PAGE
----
We all know history is intimately bound up with social, political and economic institutions and it is equally closely with cultural life, that is, with television, radio, fiction, film, drama, art, news media and so on. Bangabandhu Sheikh Mujibur Rahman, the great Bengali of the millennium, the great hero of history, the father of the nation was leader of visionary inspiration, courage, a sage of peace, and a champion of justice equity and equality. His political, socio-economic and cultural views of life were similar on the question of national ethos and the identity of the mass people which is making it into a positive and progressive country. We find that mass media plays a great role to raise about political life of Sheikh Mujibur Rahman. William Crawley in recalling his own journalistic experience of Bangladesh’s charismatic founder and leader, reflects on perceptions of ‘ Bangabandhu ‘ in the british and the global press, said the emergence of an independent Bangladesh was without doubt, as Sheikh Mujibur Rahman himself recognised, the high point of that legacy and the one of which he was most proud. The media have been widely described as the fourth estate,agenda setter, force multiplier, watchdog and gate – keeper, all in all effort to demonstrate influence on society whereas, according to Gilpin,’ it cannot be said that states have interests, only moral agents can have interests.’ Thus the objectives and foreign policies of states are determined priority by the interests of their dominant members or ruling coalition ‘(Burchill, 2005, p.49). Thus Bangabandhu and mass media interplay within the national and international arena.
Father of the Nation Bangabandhu Sheikh Mujibur Rahman worked for the welfare of the people of the country till his death. After independence, he started working to rebuild the country and build a war-torn Bangladesh. Naturally, it became very difficult to run the country. So he took the initiative to temporarily build a new platform in politics by passing the normal stream of his cherished dream-democracy.
Father of the Nation Bangabandhu Sheikh Mujibur Rahman was a media friend since his student days. The location of the journalist and newspaper office was close to his heart. He also had many friends among the journalists. His immortal creation gratefully expresses his deep interest and faith in the media in the first book, the Unfinished Memoirs, and the second in the Prison Diaries. Because the role of media in all the movements and struggles of Bangladesh and in the great liberation war was infinite. This great leader termed the newspapers and electronic media during the liberation war as ‘mass media’ and not just ‘news media’. Through his writings in those books, he has remembered not only the media, but also the media personalities with deep confidence and respect. The contribution of the media in the language movement, the outstanding contribution of the media in presenting the six-point demand as a ‘demand for human survival’ is also highlighted in his two books. Throughout his life, Bangabandhu spoke of freedom of expression.Talking about the importance of media in his Unfinished Memoirs, Bangabandhu said, “my father used to keep a newspaper; Anandabazar, Basumati, Azad, MasikMohammadi and Saugat. He then spoke about the media politics of east Bengal at that time and the history of the steps taken by the leaders of this section for the welfare of the people at that time. In these two books, he also spoke openly about the owners of various newspapers of that time and their role. Even praised a magazine. Never again did he stop criticizing the role of any newspaper in the field. “In the 1940s, Dainik Azad was the only Bengali newspaper to support the Muslim League and the Pakistan movement,” he said. Maulana Akram Khan, the founder and owner of this paper, was the president of the Bengal provincial Muslim League. Many of us started hawking in the streets and selling paper. The paper became very popular with the intellectual community. Many Hindus also read the paper. Its name was ‘Millat’.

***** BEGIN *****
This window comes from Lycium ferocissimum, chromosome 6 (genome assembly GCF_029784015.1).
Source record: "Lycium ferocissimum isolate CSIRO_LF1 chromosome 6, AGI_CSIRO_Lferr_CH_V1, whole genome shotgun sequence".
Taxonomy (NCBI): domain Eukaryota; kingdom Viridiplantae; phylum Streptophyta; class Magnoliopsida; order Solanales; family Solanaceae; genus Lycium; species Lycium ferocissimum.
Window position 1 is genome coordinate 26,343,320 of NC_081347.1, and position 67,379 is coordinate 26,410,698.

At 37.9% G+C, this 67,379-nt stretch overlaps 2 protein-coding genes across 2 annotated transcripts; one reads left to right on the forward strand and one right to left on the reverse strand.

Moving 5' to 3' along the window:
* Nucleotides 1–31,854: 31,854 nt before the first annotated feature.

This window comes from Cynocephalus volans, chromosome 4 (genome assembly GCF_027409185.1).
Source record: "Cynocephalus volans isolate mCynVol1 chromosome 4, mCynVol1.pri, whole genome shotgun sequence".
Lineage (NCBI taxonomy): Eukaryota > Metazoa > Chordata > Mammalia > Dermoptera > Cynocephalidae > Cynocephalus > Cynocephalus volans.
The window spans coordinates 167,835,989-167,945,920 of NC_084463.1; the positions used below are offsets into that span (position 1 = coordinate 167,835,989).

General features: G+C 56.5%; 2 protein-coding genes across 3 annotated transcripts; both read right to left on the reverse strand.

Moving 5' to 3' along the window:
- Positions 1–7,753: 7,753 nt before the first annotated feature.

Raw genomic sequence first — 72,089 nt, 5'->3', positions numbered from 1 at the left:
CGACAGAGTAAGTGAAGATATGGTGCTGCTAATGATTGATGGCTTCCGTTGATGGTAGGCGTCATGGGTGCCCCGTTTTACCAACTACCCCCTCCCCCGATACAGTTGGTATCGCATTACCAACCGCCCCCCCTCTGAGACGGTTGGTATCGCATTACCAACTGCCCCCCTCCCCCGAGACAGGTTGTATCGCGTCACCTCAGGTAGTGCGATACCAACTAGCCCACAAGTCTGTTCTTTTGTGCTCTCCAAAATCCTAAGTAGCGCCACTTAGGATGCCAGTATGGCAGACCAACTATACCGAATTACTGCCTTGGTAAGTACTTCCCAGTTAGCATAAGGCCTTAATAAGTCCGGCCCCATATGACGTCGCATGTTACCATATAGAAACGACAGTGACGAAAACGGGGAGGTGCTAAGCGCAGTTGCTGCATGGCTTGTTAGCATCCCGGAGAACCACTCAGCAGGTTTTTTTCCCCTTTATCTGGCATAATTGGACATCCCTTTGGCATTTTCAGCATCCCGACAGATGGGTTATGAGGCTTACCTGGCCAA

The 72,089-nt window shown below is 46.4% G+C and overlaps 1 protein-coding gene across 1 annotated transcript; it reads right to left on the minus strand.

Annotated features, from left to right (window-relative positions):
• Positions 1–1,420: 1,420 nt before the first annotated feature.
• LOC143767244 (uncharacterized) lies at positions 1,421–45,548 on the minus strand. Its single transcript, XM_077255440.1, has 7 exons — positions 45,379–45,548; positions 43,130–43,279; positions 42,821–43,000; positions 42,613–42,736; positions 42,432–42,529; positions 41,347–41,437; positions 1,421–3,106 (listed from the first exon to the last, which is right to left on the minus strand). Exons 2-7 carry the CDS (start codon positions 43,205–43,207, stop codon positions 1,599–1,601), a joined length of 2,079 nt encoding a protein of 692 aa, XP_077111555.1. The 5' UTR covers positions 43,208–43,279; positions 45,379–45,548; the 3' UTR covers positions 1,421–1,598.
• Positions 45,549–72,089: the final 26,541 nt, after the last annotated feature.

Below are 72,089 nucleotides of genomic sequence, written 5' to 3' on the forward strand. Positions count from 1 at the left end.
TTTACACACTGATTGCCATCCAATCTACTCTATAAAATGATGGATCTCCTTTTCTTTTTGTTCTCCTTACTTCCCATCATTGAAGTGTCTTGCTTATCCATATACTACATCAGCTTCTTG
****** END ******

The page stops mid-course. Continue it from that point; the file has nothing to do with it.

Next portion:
Bangabandhu relied on the news published in the media to get the news of his politics. He also wrote in his Unfinished Memoirs how the media helped Bangabandhu in establishing an independent Bangladesh. “My press conference statement was very well published in Nawai Waqt, Pakistan times, Imroz and other papers,” he said. Pro-government papers also criticized my statement. I emphasized the state language Bengali, the release of political prisoners, and the protest against the shootings, autonomy and economic problems. ‘After the assassination of Bangabandhu on 15 august 1975, a group tried to portray Bangabandhu’s weakness towards the media in a negative light. They began to sharply criticize the Newspaper Declaration Enrollment Ordinance, which was passed on June 16, 1975. But the law was made on the advice of journalist leaders. Bangabandhu ensured that journalists get regular salaries and allowances. He confirmed the salaries of journalists and employees who were shut down after June 16, 1975. They would go to the treasury one day and bring the salary.